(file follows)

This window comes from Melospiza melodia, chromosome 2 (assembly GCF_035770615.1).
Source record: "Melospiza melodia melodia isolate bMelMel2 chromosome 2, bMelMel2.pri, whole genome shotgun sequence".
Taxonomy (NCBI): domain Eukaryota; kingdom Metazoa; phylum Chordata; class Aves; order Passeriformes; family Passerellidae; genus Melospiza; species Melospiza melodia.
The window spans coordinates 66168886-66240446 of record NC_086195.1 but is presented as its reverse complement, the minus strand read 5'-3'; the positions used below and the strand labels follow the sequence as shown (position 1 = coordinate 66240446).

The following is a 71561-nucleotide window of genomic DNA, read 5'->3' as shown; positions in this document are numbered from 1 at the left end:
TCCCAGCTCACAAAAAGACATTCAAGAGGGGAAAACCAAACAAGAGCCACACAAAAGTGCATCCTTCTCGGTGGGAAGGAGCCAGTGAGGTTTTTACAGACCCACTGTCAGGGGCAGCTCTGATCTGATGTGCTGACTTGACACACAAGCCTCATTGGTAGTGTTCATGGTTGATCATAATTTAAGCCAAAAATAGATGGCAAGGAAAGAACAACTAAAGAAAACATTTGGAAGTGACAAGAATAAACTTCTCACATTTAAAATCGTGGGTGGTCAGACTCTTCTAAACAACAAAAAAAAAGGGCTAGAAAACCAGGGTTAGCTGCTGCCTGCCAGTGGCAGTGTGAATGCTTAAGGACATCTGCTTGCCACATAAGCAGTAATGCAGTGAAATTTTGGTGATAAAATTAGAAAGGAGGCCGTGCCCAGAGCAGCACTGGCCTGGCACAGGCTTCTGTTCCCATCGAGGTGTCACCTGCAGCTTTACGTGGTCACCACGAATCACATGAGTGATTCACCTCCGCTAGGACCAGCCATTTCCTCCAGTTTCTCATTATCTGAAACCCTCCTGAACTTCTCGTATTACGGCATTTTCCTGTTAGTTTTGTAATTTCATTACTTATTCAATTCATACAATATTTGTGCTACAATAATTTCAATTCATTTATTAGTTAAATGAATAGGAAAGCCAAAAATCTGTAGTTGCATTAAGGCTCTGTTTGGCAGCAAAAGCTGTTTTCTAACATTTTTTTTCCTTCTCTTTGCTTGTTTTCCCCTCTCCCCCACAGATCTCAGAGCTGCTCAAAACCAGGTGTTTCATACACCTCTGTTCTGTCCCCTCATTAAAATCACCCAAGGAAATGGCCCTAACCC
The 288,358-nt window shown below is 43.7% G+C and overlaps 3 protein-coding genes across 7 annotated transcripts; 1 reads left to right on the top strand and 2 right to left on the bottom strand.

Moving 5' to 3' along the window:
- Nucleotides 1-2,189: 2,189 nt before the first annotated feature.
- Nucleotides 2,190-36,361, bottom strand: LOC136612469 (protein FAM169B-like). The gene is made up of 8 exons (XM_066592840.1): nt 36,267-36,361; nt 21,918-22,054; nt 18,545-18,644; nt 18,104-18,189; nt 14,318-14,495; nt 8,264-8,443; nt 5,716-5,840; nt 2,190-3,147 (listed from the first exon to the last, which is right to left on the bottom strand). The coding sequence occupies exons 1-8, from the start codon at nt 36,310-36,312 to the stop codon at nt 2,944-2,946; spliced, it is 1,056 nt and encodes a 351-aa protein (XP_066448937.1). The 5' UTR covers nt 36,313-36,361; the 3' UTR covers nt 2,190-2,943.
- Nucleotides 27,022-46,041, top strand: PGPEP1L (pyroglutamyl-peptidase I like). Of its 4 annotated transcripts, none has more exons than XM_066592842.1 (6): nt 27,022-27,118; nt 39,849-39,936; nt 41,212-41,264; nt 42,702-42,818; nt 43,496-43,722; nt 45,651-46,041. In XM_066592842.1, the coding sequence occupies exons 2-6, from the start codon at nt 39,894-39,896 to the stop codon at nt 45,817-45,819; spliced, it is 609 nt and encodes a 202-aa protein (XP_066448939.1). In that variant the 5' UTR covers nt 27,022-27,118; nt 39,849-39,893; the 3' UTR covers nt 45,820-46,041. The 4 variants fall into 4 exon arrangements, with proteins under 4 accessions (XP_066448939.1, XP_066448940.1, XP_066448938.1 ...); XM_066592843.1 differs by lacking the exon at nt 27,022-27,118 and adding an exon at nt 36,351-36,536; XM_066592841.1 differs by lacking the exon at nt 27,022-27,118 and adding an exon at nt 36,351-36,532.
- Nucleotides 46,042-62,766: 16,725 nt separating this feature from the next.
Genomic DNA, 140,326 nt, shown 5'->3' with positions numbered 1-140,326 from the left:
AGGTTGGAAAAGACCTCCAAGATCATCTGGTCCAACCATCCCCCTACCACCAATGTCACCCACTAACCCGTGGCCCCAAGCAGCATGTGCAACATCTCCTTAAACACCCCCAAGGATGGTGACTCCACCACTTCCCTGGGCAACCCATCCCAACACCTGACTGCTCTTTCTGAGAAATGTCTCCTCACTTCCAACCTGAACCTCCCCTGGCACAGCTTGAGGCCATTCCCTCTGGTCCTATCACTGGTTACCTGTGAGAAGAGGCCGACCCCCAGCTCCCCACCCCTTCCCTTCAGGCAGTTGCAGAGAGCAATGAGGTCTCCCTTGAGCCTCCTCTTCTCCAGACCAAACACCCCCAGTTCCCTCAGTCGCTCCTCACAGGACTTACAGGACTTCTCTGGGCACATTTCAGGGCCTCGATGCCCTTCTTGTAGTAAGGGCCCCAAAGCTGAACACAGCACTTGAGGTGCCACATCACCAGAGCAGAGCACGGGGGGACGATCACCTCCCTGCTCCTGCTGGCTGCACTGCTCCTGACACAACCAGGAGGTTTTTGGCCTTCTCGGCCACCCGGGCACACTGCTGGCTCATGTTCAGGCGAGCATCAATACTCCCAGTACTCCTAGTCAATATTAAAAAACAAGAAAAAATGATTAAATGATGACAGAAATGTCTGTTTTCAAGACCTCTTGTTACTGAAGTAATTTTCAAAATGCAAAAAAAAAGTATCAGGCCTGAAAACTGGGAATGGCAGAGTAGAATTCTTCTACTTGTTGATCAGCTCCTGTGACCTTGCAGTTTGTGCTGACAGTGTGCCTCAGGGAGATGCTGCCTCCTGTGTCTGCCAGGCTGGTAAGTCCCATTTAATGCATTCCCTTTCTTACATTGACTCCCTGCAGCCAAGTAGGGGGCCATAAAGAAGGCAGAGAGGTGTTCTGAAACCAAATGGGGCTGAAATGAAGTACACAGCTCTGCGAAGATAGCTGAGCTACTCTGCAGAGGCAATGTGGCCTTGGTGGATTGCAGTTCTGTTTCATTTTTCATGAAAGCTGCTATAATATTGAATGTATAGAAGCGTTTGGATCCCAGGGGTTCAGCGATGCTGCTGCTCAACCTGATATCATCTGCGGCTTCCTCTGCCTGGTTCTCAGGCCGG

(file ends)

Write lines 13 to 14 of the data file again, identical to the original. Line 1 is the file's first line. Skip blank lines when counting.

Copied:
Genomic DNA, 140,326 nt, shown 5'->3' with positions numbered 1-140,326 from the left:
AGGTTGGAAAAGACCTCCAAGATCATCTGGTCCAACCATCCCCCTACCACCAATGTCACCCACTAACCCGTGGCCCCAAGCAGCATGTGCAACATCTCCTTAAACACCCCCAAGGATGGTGACTCCACCACTTCCCTGGGCAACCCATCCCAACACCTGACTGCTCTTTCTGAGAAATGTCTCCTCACTTCCAACCTGAACCTCCCCTGGCACAGCTTGAGGCCATTCCCTCTGGTCCTATCACTGGTTACCTGTGAGAAGAGGCCGACCCCCAGCTCCCCACCCCTTCCCTTCAGGCAGTTGCAGAGAGCAATGAGGTCTCCCTTGAGCCTCCTCTTCTCCAGACCAAACACCCCCAGTTCCCTCAGTCGCTCCTCACAGGACTTACAGGACTTCTCTGGGCACATTTCAGGGCCTCGATGCCCTTCTTGTAGTAAGGGCCCCAAAGCTGAACACAGCACTTGAGGTGCCACATCACCAGAGCAGAGCACGGGGGGACGATCACCTCCCTGCTCCTGCTGGCTGCACTGCTCCTGACACAACCAGGAGGTTTTTGGCCTTCTCGGCCACCCGGGCACACTGCTGGCTCATGTTCAGGCGAGCATCAATACTCCCAGTACTCCTAGTCAATATTAAAAAACAAGAAAAAATGATTAAATGATGACAGAAATGTCTGTTTTCAAGACCTCTTGTTACTGAAGTAATTTTCAAAATGCAAAAAAAAAGTATCAGGCCTGAAAACTGGGAATGGCAGAGTAGAATTCTTCTACTTGTTGATCAGCTCCTGTGACCTTGCAGTTTGTGCTGACAGTGTGCCTCAGGGAGATGCTGCCTCCTGTGTCTGCCAGGCTGGTAAGTCCCATTTAATGCATTCCCTTTCTTACATTGACTCCCTGCAGCCAAGTAGGGGGCCATAAAGAAGGCAGAGAGGTGTTCTGAAACCAAATGGGGCTGAAATGAAGTACACAGCTCTGCGAAGATAGCTGAGCTACTCTGCAGAGGCAATGTGGCCTTGGTGGATTGCAGTTCTGTTTCATTTTTCATGAAAGCTGCTATAATATTGAATGTATAGAAGCGTTTGGATCCCAGGGGTTCAGCGATGCTGCTGCTCAACCTGATATCATCTGCGGCTTCCTCTGCCTGGTTCTCAGGCCGG